Weekly insights into our crazy world.

Tuesday, February 15, 2011



It was only last month when President Obama warned in THE STATE OF THE UNION ADDRESS that the USA was having a "Sputnik Moment." This confused many Americans who have no idea what a Sputnik is. This precise minute Barack is referencing happened on October 4, 1957. This is the date when the USSR shocked the world by being the first nation to launch a satellite into orbit, thus creating a major Cold-War-chill in American pride. Americans were disgusted. "How could we let those stupid commies beat us into space?" they clamored. You know the rest of the story: The US made damn sure the Reds weren't gonna beat us the moon. And boy did we show them! All the dumb Soviets could put in space was a tin can and a dog. We put a man on the moon, YOU LENIN LOVING LOSERS! Since then, NASA has kicked cosmic ass over the whole known universe. (Or at least our solar system) GO USA!!

Well...I hate to break it to all y'all but the USA's status as 'lords of local space' is about to expire! The Russians have played second fiddle long enough! To help knock the Americans off the top, those crazy cosmonauts did something Americans hate: they collaborated with other countries. There are some new players in the space-race these days and they are well funded. The European Space Agency (ESA) boasts 18 member states has an annual budget of nearly $6 billion dollars. The Chinese Space Program is also huge and receives a large military stipend. Anyhow, these three lesser programs have combined forces to create a new, mega-agency on a mission to topple the USA. This week, they issued a challenge: Who wants to be the first to put a MAN ON MARS?

Prior to Monday, NASA owned 'bragging rights' over all other space programs when it came to Mars. In 1976, the US became the first nation to land a spacecraft on the planet. VIKING 1 and VIKING 2 first accomplished this feat when they orbited and then landed on the red planet a good two years before the Russians. Next, in 1997, the Americans landed the MARS PATHFINDER on the surface. With six really cool wheels, it was able to move about to study the odd rocks and gravel. (Previous Russian models had failed to accomplish this feat.) And in 2003, NASA landed an even better probe. With solar powered panels on top, it's been driving all over Mars, sending back high-tech Martian images for seven years straight.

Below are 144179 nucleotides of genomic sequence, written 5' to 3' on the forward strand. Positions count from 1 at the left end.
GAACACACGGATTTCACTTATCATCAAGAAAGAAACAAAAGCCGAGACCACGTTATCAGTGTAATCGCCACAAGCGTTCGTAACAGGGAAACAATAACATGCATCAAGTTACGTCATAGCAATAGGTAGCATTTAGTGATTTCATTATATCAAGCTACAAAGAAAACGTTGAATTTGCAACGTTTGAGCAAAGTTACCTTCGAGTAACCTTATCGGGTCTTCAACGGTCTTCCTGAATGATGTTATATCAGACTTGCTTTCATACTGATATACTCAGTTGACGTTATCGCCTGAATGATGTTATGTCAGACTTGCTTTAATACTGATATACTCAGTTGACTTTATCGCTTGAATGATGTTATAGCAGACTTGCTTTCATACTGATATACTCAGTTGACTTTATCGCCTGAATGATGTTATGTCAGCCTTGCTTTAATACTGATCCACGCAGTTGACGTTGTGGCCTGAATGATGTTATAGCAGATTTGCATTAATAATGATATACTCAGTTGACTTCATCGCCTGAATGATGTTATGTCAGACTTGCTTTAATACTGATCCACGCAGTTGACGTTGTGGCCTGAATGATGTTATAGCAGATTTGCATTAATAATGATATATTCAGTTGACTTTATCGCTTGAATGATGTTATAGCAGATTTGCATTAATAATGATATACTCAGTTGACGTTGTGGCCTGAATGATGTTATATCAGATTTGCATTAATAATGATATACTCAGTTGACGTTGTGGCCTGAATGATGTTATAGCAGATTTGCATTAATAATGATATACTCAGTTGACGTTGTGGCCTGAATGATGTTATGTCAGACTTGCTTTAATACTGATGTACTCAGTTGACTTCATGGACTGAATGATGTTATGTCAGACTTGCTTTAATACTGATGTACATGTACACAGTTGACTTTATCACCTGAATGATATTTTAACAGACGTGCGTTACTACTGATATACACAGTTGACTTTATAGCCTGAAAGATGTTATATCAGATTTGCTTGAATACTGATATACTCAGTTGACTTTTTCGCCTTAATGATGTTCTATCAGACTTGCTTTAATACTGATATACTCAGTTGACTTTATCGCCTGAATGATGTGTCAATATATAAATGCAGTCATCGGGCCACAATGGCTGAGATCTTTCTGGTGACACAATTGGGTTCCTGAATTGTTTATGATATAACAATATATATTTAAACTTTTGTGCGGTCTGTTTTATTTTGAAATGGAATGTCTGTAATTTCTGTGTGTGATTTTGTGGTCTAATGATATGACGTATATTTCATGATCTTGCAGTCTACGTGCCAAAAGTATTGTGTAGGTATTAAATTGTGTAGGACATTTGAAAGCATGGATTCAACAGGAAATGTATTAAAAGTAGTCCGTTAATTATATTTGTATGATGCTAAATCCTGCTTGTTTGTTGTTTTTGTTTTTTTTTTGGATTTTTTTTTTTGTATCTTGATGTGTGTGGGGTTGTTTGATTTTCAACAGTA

Yet all these high tech gadgets would be no match for having a human walk on the surface of Mars and planting a flag, a la Neil Armstrong. And that's just what this new organization is set to do. On Monday, the doors of the Mission Control Moscow were thrown up to international journalists to show off their latest success: A large wing of the institute has been converted into the simulated surface of Mars. The conditions are just like the surface of Mars: frigid and frightening. Two cosmonauts, a Russian and an Italian, walked across the forbidden land and planted three flags (Russian, Chinese and the EU) to symbolize their future plans.

While officials at NASA and the British space agency no doubt laughed at some goofy scientists jumping up and down in a red-colored sandpit in a Moscow suburb, other aspects of the operation are impressive. It's named MARS500, after the five-hundred day mission it hopes to accomplish: 220 days to fly to Mars, 30 days on the surface, and 250 days to go back. Right now, the focus is on how humans could remain cooped up in a capsule for so long. To see if people would really go crazy, they locked eight astronauts in a tiny metal room for the last nine months. To the relief of all, they did not kill each other!

It's hard to say when, if ever, a person will walk on Mars. NASA predicts it will occur in 2037, the MARS500 project is shooting for 2040. But one thing is perfectly clear: The World needs to combine forces to reach the goal. This means all national space agencies (even the dreaded Iranian Space Agency) need to work together to accomplish anything. Think of all the research that is being needlessly duplicated. Think of all the multiple space crafts being built around the globe. But most of all, think of what we would have to tell the Man From Mars when we finally meet him: "I'm from the joint-Euro-Sino-Russian federation." Or simply: "I'm from there!" (Point to earth.)

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